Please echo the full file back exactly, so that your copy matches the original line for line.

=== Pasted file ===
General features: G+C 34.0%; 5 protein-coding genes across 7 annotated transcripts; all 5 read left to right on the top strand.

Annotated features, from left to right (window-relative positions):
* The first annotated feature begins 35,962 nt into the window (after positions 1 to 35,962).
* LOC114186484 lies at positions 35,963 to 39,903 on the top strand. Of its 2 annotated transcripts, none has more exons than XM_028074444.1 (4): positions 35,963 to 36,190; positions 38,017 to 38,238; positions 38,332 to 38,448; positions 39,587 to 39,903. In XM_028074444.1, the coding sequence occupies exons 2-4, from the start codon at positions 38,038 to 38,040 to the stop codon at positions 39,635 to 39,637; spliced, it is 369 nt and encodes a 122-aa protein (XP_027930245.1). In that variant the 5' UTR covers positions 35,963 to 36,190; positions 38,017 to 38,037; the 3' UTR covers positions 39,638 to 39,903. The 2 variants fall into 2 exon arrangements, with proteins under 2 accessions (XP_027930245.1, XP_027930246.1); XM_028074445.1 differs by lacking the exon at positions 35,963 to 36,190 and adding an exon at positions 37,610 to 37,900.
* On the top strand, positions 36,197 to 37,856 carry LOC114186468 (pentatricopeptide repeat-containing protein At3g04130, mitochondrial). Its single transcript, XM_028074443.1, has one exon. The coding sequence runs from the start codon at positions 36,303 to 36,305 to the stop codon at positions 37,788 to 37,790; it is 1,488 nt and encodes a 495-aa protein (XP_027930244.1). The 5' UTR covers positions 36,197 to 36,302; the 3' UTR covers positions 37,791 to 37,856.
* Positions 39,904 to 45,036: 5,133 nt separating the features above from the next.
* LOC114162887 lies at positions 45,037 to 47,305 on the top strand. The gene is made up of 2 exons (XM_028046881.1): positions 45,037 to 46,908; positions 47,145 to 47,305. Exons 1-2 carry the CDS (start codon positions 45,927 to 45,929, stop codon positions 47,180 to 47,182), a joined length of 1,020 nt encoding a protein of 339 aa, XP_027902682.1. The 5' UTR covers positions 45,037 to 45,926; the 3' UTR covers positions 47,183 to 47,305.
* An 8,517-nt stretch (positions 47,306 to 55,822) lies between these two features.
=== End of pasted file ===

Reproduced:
General features: G+C 34.0%; 5 protein-coding genes across 7 annotated transcripts; all 5 read left to right on the top strand.

Annotated features, from left to right (window-relative positions):
* The first annotated feature begins 35,962 nt into the window (after positions 1 to 35,962).
* LOC114186484 lies at positions 35,963 to 39,903 on the top strand. Of its 2 annotated transcripts, none has more exons than XM_028074444.1 (4): positions 35,963 to 36,190; positions 38,017 to 38,238; positions 38,332 to 38,448; positions 39,587 to 39,903. In XM_028074444.1, the coding sequence occupies exons 2-4, from the start codon at positions 38,038 to 38,040 to the stop codon at positions 39,635 to 39,637; spliced, it is 369 nt and encodes a 122-aa protein (XP_027930245.1). In that variant the 5' UTR covers positions 35,963 to 36,190; positions 38,017 to 38,037; the 3' UTR covers positions 39,638 to 39,903. The 2 variants fall into 2 exon arrangements, with proteins under 2 accessions (XP_027930245.1, XP_027930246.1); XM_028074445.1 differs by lacking the exon at positions 35,963 to 36,190 and adding an exon at positions 37,610 to 37,900.
* On the top strand, positions 36,197 to 37,856 carry LOC114186468 (pentatricopeptide repeat-containing protein At3g04130, mitochondrial). Its single transcript, XM_028074443.1, has one exon. The coding sequence runs from the start codon at positions 36,303 to 36,305 to the stop codon at positions 37,788 to 37,790; it is 1,488 nt and encodes a 495-aa protein (XP_027930244.1). The 5' UTR covers positions 36,197 to 36,302; the 3' UTR covers positions 37,791 to 37,856.
* Positions 39,904 to 45,036: 5,133 nt separating the features above from the next.
* LOC114162887 lies at positions 45,037 to 47,305 on the top strand. The gene is made up of 2 exons (XM_028046881.1): positions 45,037 to 46,908; positions 47,145 to 47,305. Exons 1-2 carry the CDS (start codon positions 45,927 to 45,929, stop codon positions 47,180 to 47,182), a joined length of 1,020 nt encoding a protein of 339 aa, XP_027902682.1. The 5' UTR covers positions 45,037 to 45,926; the 3' UTR covers positions 47,183 to 47,305.
* An 8,517-nt stretch (positions 47,306 to 55,822) lies between these two features.